A freshly painted building façade greeted the 200 people attending Laguna Art Museum’s annual open house this past week. Aside from curb appeal, it’s the sprucing up of the museum’s operations, recapped in detail during the event, that promises to bring the institution founded in 1918 up to date and in step with its sophisticated and urbanized audience.
Since assuming his post in January, executive director Malcolm Warner has filled vacant personnel spots, streamlined security and visitor contacts and initiated new music, lecture and film programs that offer something for everyone during extended hours on Thursday nights.
As last year, the museum board took advantage of the annual meeting of members to honor a volunteer. This year’s, Dennis Boyer, an executive recruiter by trade, free of charge led the search committee to fill the museum’s top two executive posts. Boyer is also a member of the museum’s development committee and historical art council.
Ed Fosmire, a former Cal State Long Beach art history professor, has been appointed as the museum’s first ever deputy director. He will oversee development and supervise staff members Jennifer Gardiner and Valery Tate. “We were understaffed and I can not remember when the museum last had a good housecleaning,” remarked museum trustee Rick C. Balzer.
To attract visitors of all ages and economic strata, educational programs will be expanded by a new curator of education, Marinta Skupin.
Free since February, student memberships in the museum have grown to 259 from 15. Museum staff will also mentor young artists from the Boys and Girls Club and Laguna Beach High School while also initiating outreach specific to seniors. On Nov. 13, the museum will conduct its first Educator’s Open Door, designed to introduce teachers to the museum’s education programs, exhibitions and offer free classroom materials.
General admission has been lowered to $7, more free Family Days are planned and the museum store will become fully operational again.
While general attendance has held steady for the past two years, the First Thursday presentation Conversations with the Artists, upped evening museum attendance by 43 percent since its inception last December. Second Thursday music programs have drawn 100-person audiences in a space that seats 80, said spokeswoman Marni Farmer.
“I am very proud of getting the Thursday evening programs going; the atmosphere is magical with people listening to beautiful music in a beautiful setting,” said Warner.
In keeping with the museum’s renewed commitment to California art, Warner looks forward to curating a show spotlighting selections from the permanent collection. “It has been a long time since we filled the main level with our own holdings and, getting to know the collection, I am certain that people will be surprised by the quality,” he said.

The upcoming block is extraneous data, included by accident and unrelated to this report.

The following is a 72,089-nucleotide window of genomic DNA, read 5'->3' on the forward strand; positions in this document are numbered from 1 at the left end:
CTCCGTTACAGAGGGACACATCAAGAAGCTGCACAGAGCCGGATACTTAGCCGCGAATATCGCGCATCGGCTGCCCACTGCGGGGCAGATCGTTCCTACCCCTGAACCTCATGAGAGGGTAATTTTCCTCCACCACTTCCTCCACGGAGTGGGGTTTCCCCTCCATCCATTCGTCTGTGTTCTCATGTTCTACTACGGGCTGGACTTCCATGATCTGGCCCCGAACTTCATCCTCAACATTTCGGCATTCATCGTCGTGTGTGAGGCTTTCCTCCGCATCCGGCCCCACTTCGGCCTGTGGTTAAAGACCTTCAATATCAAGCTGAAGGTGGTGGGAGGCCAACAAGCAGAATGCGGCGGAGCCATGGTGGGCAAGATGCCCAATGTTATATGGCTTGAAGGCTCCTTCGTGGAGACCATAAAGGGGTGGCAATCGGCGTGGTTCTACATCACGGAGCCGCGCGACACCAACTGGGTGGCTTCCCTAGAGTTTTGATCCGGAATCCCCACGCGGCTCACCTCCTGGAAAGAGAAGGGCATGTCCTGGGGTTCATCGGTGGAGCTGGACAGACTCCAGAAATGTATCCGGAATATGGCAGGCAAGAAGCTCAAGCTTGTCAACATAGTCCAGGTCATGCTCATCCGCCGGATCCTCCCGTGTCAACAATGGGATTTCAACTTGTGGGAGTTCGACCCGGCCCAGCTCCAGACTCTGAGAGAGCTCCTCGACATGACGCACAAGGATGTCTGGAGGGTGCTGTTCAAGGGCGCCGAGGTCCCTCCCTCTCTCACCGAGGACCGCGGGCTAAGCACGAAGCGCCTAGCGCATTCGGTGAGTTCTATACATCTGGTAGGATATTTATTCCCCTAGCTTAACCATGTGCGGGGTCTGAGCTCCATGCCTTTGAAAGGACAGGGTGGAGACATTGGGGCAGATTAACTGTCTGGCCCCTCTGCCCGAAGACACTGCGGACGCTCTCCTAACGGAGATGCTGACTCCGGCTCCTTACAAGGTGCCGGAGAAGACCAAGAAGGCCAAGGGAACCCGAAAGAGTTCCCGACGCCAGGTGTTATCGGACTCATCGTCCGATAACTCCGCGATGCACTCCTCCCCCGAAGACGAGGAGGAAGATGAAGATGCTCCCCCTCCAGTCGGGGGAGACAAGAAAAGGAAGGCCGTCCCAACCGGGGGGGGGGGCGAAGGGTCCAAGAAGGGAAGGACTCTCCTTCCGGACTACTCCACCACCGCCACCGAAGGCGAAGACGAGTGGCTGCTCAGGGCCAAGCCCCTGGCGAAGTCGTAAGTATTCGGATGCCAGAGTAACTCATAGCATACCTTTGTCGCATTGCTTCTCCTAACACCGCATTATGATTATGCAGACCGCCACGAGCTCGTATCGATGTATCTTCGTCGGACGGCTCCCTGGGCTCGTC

Curator of contemporary art Grace Kook-Anderson will continue to develop the ex.pose program slated to feature contemporary works by Macha Suzuki and Allison Schulnik. Janet Blake has been re-branded as curator of early California art, a move that allows her to concentrate on her areas of expertise. Former membership manager Dawn Minegar takes over Blake’s former duty as registrar, keeping track of works in the permanent collection, pieces on loan from other institutions and collectors and overseeing intricacies of travel and insurance on the collection.
This year, the permanent collection boast new paintings by Richard Bunkall, Larry Cohen and Feodor Voronov, a George Herms assemblage, five drawings and 14 lithographs from the Beth Van Hoesen estate, a serigraph by Sister Corita Kent and a glass and neon work by Laddie John Dill.
Much of the museum’s community outreach, such as the broader plein-air paint-out, was stipulated in the terms of a $375,000 James Irvine Foundation grant in 2009.
In the fiscal year ending June 30, gifts and grants of $524,000 (including another Irvine Foundation grant of $143,000) comprised 33 percent of museum revenues.
Special events netted $265,000, 17 percent of museum revenue. Total expenses amounted to $1.6 million. The museum’s endowment declined to $1.1 million compared with last year’s $1.35 million, business manager Peter Solomon reported.
Members of the museum’s board were also introduced as well as election results. Thomas B. Stiles, II begins his term in as the new vice chairman and treasurer and Jane Hanauer as the new secretary. Former secretary Sara Heeschen completed her term but will remain a trustee.
In an interview prior to the meeting, Warner summed up his short tenure. “I am getting great satisfaction from working with my new colleagues, the changes we are making and the warm welcome I have received from the community.
“Laguna Beach has had a tremendous history with landmark exhibitions but there is room to do new things and raise the museum to the next level.”